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Middelheim Museum unveils a new addition to its permanent collection by Antony Gormley
Antony Gormley, Firmament III 2009. Installation view Frac Lorraine 2010. ©Rémi Villaggi.

ANTWERP.- British artist Antony Gormley is the second guest artist to come and display his work in the renovated Middelheim Museum. The Firmament and Other Forms exhibition, a series of sculptures that have never been shown together to the public before, is open until 5 May in Het Huis (The House) at the Hortiflora. This exhibition was put together following the gift of the major work Firmament III by the artist’s gallery, Xavier Hufkens. The collection presentation 1+1=33, with works by Vic Gentils and Rezsö Berczeller, is also being presented and can be viewed in the Braempaviljoen (Braem Pavilion).

Antony Gormley (1950, United Kingdom) follows Thomas Schütte as guest exhibitor in the new semi-open exhibition pavilion Het Huis (The House), built by Robbrecht and Daem for the renovated Middelheim Museum. The open-air museum is now organising three exhibitions each year. The Braempaviljoen (Braem Pavilion) will feature two collection presentations each year.

Firmament III
Antony Gormley’s pieces are on display in many prestigious galleries and museums around the world. Now the artist’s gallery, the Brussels-based Xavier Hufkens, has made possible an important donation: Firmament III.

The work is displayed at a unique location in the oldest section of the Middelheim Museum next to the main entrance. The work can now be seen on a permanent basis.

Firmament III (2009) is an irregular three dimensional net surrounding a human-shaped void approximately ten times life-size. At the open-air museum this work will pick up the light of the changing seasons and be a constant invitation to the visitor to consider his or her place in the order of things.

Exhibition Firmament and Other Forms in Het Huis
To highlight this extraordinary acquisition, a series of Gormley’s ‘polyhedra’ sculptures – never before exhibited as a collection – are on display in Het Huis (The House), the new exhibition pavilion designed by Robbrecht and Daem, also until 5 May 2013. In the words of the artist: ”This exhibition questions the human body’s attachment to architecture and investigates the place of the human body within the wider frame of things and worlds. All the works are based on the ‘bubble-matrix’; a random, but consistent geometry found in nature which also forms the structural syntax of Firmament III.”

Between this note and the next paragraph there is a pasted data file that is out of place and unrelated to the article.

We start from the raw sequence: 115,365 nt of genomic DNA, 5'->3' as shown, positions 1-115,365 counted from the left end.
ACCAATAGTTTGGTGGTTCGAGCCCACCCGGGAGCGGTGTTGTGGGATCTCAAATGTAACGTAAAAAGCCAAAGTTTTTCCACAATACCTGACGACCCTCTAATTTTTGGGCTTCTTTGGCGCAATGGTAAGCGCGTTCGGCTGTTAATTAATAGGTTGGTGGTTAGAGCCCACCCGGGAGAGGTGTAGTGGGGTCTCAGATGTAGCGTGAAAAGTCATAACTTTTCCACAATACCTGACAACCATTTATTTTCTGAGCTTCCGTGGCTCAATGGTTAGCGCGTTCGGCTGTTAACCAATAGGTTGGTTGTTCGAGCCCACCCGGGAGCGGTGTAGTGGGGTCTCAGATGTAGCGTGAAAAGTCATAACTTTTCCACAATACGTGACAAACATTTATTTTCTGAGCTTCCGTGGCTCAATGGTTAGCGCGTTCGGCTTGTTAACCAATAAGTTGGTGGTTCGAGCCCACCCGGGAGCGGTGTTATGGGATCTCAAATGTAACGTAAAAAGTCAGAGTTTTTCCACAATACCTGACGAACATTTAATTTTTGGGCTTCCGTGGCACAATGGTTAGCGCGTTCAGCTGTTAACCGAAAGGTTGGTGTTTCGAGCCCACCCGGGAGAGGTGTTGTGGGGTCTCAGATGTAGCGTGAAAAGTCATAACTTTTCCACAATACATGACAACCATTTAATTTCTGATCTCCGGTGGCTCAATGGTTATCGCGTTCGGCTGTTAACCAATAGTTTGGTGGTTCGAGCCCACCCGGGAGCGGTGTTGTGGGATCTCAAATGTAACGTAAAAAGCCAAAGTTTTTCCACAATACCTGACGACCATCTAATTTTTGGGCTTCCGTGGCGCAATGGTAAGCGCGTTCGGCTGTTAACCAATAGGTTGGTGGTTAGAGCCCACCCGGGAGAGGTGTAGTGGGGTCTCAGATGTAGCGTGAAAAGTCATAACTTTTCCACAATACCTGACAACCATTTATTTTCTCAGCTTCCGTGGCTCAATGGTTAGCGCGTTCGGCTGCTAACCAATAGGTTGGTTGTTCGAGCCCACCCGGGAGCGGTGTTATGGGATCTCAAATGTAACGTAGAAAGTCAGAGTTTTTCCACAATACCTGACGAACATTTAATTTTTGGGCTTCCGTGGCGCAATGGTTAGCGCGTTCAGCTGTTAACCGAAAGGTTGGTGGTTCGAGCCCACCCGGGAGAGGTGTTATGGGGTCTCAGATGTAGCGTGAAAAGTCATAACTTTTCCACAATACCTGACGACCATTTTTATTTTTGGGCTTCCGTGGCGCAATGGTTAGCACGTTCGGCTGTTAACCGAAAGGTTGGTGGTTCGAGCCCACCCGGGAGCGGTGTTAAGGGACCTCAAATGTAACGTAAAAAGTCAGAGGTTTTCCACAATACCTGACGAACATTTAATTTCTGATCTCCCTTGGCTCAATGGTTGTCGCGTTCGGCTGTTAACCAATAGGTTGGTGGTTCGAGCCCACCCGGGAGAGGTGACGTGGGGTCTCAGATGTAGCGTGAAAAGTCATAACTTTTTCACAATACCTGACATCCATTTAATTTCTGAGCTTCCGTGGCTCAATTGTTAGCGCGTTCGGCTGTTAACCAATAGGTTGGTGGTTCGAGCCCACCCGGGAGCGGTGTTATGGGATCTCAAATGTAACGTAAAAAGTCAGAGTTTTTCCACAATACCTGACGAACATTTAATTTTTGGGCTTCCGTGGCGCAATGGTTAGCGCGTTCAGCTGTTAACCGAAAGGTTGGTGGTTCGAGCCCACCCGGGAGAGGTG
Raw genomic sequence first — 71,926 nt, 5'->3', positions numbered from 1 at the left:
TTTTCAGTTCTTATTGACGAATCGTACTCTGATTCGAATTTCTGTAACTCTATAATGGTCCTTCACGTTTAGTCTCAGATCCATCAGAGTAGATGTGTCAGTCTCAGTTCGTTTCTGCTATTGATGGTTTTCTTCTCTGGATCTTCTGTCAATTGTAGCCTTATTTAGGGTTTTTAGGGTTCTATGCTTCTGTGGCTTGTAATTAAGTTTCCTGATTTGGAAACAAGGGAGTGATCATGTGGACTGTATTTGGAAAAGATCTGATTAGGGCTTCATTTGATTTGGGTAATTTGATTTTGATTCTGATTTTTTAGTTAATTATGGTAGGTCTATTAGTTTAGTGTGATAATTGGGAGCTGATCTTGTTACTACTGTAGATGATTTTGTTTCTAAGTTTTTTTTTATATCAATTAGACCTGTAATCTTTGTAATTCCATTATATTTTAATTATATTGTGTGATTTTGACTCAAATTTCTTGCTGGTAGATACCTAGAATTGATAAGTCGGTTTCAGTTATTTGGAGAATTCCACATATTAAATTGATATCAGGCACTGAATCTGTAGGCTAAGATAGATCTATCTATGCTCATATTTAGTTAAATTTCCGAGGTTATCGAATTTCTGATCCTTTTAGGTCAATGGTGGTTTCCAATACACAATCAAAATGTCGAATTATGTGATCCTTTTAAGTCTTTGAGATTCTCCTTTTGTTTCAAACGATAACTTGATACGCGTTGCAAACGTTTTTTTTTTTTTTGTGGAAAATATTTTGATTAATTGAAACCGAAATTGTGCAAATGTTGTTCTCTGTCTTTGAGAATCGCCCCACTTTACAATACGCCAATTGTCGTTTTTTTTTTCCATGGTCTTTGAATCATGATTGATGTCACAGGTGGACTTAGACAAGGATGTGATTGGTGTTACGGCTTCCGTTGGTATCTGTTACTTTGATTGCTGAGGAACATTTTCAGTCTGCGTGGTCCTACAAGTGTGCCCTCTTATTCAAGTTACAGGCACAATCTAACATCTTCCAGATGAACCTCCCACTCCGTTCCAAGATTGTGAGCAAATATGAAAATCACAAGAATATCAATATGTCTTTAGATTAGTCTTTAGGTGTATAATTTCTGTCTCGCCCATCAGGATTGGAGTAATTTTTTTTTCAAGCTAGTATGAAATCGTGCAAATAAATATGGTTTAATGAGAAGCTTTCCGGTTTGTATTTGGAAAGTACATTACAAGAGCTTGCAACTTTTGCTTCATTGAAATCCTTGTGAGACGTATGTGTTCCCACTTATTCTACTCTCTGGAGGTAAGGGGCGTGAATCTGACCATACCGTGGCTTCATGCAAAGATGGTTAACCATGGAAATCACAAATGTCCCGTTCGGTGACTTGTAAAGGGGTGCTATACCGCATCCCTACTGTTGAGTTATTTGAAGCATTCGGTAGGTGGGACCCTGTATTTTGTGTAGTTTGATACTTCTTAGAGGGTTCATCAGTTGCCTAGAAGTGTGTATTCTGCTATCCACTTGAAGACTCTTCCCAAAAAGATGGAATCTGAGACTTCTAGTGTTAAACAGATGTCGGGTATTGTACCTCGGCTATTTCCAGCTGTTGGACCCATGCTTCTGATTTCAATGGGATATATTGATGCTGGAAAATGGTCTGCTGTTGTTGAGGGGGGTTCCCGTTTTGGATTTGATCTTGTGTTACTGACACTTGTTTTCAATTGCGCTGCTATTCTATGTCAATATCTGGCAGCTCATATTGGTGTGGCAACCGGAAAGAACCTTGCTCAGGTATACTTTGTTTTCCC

For almost forty years Antony Gormley has been exploring the relationship between the body and the space that surrounds it. Sometimes the interaction between the two is clear, as in Another Place or Inside Australia, in which figurative works are placed within a vast landscape. But sometimes the link is less obvious. Sculptures such as Clearing or Blind Light create a framework within which the viewer becomes the focus of attention.

Antony Gormley always uses his own body as a test site. This can be taken literally: he frequently casts his sculptures from his own body. What interests the artist is not only the aesthetic, but also the human aspect of the form: the person as an individual, as a member of the collective and as an object in relation to space and the natural world. Antony Gormley often engages in public art as well. A well-known example of such a participative work is One & Other, his interpretation of the Fourth Plinth art project in London’s Trafalgar Square.

Collection presentation 1+1=33 in the Braempaviljoen.-
Since May, it has been possible to (re)discover internationally important pieces from the Middelheim collection in the Braempaviljoen (Braem Pavilion). A collection is presented twice a year; sometimes this is done in association with a guest curator who makes his or her own quirky selection and sometimes the museum itself selects exceptional pieces to place in the spotlight. These are works that have been acquired specially for the Braempaviljoen or which are too fragile to be displayed outdoors. The Middelheim Museum storage, designed by Stéphane Beel, houses many gems of modern and contemporary sculpture.

Fashion designers Bernhard Willhelm (1972, Germany) and Jutta Kraus (1972, Germany) made an initial selection that produced a surprising arrangement. For the second collection, the Middelheim Museum presents Chess Set by Vic Gentils (1919-1997, Belgium). This monumental installation with thirty-two exceptional pieces represents a turning point in Gentils’ oeuvre. With this piece, he verges extremely closely on the boundary between the non-figurative and the figurative, a boundary that he transcended shortly thereafter. The scenography reinforces the concept of a battle or game of chess, but also offers the physical possibility of viewing the installation from different perspectives, for a longer period and in total comfort.

Along with this piece, Impaled by Rezsö Berczeller (1912-1992, Hungary) is also on display. This artist, who is not as familiar to us, worked on the other side of Europe at the same time as Gentils, on a piece that at first glance appears to have a strong connection to that of the Belgian artist. The Hungarian’s oeuvre is actually influenced by the Second World War and the Hungarian Revolution of 1956, and is almost entirely devoted to the downfall of man. The Middelheim Museum is working on a new version of the collection catalogue for summer 2013, which will also include this piece.

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